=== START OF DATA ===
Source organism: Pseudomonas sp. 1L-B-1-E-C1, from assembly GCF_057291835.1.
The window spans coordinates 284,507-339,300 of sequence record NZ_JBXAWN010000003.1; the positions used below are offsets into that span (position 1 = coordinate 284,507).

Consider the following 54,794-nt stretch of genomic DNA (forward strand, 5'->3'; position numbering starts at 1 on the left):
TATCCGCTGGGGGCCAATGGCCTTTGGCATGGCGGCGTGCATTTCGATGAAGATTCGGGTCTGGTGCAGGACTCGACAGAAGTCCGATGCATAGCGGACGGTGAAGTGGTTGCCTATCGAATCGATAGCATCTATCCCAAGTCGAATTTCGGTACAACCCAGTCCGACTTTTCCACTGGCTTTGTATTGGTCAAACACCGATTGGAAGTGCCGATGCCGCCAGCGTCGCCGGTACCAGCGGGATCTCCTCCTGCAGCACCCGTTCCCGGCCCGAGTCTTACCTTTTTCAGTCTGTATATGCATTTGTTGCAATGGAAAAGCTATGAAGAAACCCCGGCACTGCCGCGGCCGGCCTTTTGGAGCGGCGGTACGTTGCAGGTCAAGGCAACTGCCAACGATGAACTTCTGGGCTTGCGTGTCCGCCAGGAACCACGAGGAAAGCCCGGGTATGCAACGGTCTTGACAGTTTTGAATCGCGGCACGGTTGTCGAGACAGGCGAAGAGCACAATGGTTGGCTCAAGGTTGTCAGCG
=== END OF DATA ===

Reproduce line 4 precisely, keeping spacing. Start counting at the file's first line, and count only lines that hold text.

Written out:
TATCCGCTGGGGGCCAATGGCCTTTGGCATGGCGGCGTGCATTTCGATGAAGATTCGGGTCTGGTGCAGGACTCGACAGAAGTCCGATGCATAGCGGACGGTGAAGTGGTTGCCTATCGAATCGATAGCATCTATCCCAAGTCGAATTTCGGTACAACCCAGTCCGACTTTTCCACTGGCTTTGTATTGGTCAAACACCGATTGGAAGTGCCGATGCCGCCAGCGTCGCCGGTACCAGCGGGATCTCCTCCTGCAGCACCCGTTCCCGGCCCGAGTCTTACCTTTTTCAGTCTGTATATGCATTTGTTGCAATGGAAAAGCTATGAAGAAACCCCGGCACTGCCGCGGCCGGCCTTTTGGAGCGGCGGTACGTTGCAGGTCAAGGCAACTGCCAACGATGAACTTCTGGGCTTGCGTGTCCGCCAGGAACCACGAGGAAAGCCCGGGTATGCAACGGTCTTGACAGTTTTGAATCGCGGCACGGTTGTCGAGACAGGCGAAGAGCACAATGGTTGGCTCAAGGTTGTCAGCG